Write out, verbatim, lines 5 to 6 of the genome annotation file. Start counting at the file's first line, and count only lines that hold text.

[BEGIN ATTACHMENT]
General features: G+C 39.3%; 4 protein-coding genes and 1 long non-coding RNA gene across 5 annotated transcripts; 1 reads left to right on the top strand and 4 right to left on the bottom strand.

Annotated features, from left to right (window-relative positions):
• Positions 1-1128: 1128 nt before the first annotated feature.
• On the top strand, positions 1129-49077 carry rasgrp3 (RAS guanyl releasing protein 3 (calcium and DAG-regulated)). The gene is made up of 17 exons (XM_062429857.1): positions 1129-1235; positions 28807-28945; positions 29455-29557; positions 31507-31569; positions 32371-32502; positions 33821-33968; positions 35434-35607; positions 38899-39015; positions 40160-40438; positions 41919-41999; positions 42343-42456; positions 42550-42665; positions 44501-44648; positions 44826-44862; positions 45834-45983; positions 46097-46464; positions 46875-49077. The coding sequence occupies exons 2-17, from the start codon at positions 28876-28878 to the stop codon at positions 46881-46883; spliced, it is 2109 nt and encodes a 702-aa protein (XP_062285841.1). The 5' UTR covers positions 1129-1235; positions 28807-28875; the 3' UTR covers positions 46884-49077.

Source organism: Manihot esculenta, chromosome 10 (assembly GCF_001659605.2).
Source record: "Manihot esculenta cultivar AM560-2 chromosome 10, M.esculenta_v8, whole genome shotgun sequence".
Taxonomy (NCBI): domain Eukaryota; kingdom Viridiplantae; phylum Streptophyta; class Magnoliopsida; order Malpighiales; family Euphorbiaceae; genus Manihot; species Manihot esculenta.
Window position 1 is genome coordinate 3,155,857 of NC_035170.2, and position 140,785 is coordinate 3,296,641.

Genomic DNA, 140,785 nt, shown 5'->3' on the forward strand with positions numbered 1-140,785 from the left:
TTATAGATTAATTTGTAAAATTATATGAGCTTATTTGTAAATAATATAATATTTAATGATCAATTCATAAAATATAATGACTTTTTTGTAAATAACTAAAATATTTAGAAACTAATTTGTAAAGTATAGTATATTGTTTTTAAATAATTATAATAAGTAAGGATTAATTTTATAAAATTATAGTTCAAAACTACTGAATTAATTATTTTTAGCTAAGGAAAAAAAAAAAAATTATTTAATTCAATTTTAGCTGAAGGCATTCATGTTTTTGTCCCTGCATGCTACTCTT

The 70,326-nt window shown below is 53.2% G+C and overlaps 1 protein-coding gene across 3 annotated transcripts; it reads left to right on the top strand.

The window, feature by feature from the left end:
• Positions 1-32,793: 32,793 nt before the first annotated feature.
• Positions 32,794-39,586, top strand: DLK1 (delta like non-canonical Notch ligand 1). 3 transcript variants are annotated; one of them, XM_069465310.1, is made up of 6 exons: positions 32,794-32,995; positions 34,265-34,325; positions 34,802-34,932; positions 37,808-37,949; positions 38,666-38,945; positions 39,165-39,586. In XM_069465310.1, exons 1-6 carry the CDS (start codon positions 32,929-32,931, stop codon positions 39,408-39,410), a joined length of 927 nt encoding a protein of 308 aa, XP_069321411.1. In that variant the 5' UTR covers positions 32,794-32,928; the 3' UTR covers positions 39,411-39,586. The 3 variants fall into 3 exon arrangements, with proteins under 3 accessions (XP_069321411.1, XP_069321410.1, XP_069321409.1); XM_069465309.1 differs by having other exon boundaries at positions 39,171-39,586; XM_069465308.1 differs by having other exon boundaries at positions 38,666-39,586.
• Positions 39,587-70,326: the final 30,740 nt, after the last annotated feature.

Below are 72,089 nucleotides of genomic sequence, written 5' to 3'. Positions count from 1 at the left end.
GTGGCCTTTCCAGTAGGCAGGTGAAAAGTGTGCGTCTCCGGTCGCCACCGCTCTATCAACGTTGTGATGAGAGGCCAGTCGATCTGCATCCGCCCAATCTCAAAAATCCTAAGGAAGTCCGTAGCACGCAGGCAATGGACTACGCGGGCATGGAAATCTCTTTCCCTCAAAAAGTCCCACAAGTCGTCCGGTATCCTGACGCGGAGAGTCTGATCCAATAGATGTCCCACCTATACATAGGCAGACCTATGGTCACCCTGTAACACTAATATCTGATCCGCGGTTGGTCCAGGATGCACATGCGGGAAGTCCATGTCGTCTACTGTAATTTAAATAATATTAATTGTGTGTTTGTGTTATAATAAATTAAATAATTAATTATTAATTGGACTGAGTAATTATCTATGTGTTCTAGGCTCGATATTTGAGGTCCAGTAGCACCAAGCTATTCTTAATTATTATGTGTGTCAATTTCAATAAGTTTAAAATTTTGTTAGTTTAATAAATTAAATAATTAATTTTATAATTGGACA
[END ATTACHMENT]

Source organism: Manihot esculenta, chromosome 10 (assembly GCF_001659605.2).
Source record: "Manihot esculenta cultivar AM560-2 chromosome 10, M.esculenta_v8, whole genome shotgun sequence".